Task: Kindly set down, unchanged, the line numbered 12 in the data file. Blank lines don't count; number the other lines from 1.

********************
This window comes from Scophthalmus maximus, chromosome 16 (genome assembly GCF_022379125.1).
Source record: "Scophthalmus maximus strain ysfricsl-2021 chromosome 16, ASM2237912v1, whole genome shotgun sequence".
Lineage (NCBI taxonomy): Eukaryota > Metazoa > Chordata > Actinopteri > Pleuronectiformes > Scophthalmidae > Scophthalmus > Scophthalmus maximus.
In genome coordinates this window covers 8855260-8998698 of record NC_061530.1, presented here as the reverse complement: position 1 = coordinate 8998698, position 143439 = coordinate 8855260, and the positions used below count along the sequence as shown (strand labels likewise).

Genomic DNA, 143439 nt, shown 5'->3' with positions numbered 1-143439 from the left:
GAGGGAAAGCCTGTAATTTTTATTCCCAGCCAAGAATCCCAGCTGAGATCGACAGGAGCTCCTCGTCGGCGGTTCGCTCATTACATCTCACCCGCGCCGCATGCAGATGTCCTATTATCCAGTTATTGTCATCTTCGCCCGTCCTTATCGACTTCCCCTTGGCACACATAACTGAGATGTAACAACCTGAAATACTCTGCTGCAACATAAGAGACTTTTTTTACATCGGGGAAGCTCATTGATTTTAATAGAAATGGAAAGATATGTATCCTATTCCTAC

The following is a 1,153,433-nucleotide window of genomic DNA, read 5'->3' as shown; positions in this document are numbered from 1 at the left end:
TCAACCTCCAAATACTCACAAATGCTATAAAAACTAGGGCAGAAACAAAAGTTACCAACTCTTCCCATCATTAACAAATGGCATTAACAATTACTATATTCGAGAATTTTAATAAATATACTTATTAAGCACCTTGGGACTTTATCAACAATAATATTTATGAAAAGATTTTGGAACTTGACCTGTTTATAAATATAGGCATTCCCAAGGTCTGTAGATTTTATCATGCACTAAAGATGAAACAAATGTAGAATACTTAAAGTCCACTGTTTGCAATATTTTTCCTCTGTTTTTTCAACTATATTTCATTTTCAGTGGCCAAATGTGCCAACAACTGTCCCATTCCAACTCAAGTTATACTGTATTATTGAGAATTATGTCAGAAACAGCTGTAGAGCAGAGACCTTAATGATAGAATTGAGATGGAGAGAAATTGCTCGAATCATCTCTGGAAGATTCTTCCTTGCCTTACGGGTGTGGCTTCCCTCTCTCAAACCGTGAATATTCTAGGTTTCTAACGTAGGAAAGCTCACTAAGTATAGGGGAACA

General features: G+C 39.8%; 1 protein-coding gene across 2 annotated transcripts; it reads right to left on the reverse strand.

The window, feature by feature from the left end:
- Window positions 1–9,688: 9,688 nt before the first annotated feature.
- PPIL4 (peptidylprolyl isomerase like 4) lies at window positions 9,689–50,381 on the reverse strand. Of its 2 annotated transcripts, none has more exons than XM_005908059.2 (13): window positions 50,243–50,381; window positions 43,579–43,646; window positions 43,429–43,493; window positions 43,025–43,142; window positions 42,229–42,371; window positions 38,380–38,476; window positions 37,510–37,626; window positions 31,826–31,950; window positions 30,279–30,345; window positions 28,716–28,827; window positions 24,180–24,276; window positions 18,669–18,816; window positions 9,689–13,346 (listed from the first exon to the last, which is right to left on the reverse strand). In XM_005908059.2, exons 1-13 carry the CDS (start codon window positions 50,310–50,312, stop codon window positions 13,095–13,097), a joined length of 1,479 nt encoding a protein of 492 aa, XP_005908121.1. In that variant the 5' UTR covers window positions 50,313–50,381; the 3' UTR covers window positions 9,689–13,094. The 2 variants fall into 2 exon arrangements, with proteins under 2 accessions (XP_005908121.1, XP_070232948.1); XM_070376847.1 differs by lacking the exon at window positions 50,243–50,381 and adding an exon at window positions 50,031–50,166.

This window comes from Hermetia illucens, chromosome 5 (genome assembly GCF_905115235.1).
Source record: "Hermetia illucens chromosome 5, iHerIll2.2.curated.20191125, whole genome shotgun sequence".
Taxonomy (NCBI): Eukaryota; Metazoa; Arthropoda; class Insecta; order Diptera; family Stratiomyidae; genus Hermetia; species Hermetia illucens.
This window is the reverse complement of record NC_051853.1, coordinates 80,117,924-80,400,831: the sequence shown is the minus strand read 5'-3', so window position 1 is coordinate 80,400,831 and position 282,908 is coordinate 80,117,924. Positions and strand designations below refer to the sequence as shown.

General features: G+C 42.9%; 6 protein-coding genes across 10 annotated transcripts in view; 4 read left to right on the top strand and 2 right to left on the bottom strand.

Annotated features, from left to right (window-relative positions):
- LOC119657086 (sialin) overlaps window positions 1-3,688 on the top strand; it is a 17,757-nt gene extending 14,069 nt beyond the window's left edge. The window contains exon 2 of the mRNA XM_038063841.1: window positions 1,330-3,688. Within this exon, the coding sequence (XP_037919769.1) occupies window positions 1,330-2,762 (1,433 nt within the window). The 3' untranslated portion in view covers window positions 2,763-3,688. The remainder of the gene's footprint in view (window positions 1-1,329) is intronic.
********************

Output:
- PPIL4 (peptidylprolyl isomerase like 4) lies at window positions 9,689–50,381 on the reverse strand. Of its 2 annotated transcripts, none has more exons than XM_005908059.2 (13): window positions 50,243–50,381; window positions 43,579–43,646; window positions 43,429–43,493; window positions 43,025–43,142; window positions 42,229–42,371; window positions 38,380–38,476; window positions 37,510–37,626; window positions 31,826–31,950; window positions 30,279–30,345; window positions 28,716–28,827; window positions 24,180–24,276; window positions 18,669–18,816; window positions 9,689–13,346 (listed from the first exon to the last, which is right to left on the reverse strand). In XM_005908059.2, exons 1-13 carry the CDS (start codon window positions 50,310–50,312, stop codon window positions 13,095–13,097), a joined length of 1,479 nt encoding a protein of 492 aa, XP_005908121.1. In that variant the 5' UTR covers window positions 50,313–50,381; the 3' UTR covers window positions 9,689–13,094. The 2 variants fall into 2 exon arrangements, with proteins under 2 accessions (XP_005908121.1, XP_070232948.1); XM_070376847.1 differs by lacking the exon at window positions 50,243–50,381 and adding an exon at window positions 50,031–50,166.